I have always wanted to be the person who could start - and maintain - conversations with anyone in a room. I have always wanted to be the one to make others laugh. I have always wanted to be the one people would turn to when they needed help, advice, a shoulder to cry on, or just someone to listen.

I am becoming the person I have always wanted to be.

While living in Toronto, working for the cable modem Internet provider, the thought never occurred to me that I could ever live or work anywhere else. I was fine where I was. I didn't need anything more. The very suggestion of a change, even up to a year before I moved, would have been met by complete denial, and likely, a disbelieving laugh.

And yet, here I am.

When one is inside one's own environment, it is difficult, if not impossible, to step out of that area of security and familiarity, and understand - truly understand - what the rest of the world has to offer. Sometimes, it takes a cataclysmic removal from that superficial comfort zone to set one on the path to knowing true happiness. Sometimes, it takes a complete overhaul of one's life to give that person the strength to break through the walls of self-doubt and to forge ahead in the pursuit of fulfillment. Sometimes, it takes a total rewriting of the inner scripts that have been imprinted in one's head for as long as one can remember, to allow that person to see, with clarity, the multitude of opportunities ahead.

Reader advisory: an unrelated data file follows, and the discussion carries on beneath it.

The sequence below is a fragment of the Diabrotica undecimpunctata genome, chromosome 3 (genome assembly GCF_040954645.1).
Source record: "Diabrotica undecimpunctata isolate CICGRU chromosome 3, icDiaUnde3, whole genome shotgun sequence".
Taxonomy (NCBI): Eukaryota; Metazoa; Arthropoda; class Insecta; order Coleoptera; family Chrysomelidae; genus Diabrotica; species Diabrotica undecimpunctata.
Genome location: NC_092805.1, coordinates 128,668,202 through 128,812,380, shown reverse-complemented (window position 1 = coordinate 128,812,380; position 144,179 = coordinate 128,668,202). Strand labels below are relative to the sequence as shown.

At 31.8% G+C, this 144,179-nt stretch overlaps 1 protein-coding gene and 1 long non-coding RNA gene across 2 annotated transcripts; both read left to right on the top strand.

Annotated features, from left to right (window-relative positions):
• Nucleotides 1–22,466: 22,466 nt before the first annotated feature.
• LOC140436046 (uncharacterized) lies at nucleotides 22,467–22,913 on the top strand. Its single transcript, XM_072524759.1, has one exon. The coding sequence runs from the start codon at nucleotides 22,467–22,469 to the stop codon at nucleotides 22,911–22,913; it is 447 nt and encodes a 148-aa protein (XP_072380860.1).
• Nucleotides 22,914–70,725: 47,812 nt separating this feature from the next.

Embracing the change, welcoming the opportunity for renewal, and relying on one's inner stores of fortitude and perseverance, are the keys to not only survival, but to personal growth, expansion of one's circle of influence, and the wholehearted, spirited pursuit of lofty goals once thought unattainable.

Every person who experiences a change, whether that change was desired or not, holds those keys in his or her hands. That person has the power to choose how they will react the situation at hand. They can choose to wallow in the "unfairness", to lament about how the old place was so much better the new place, to reject the positive qualities that the new place has to offer, and to pine and yearn for the familiarity and safety of the life left behind. Alternatively, they can choose to embrace, accept and welcome, then move forward with an open mind and an open heart; and in doing so, can reach out to others, build deep, meaningful relationships, and blaze a path to self-improvement.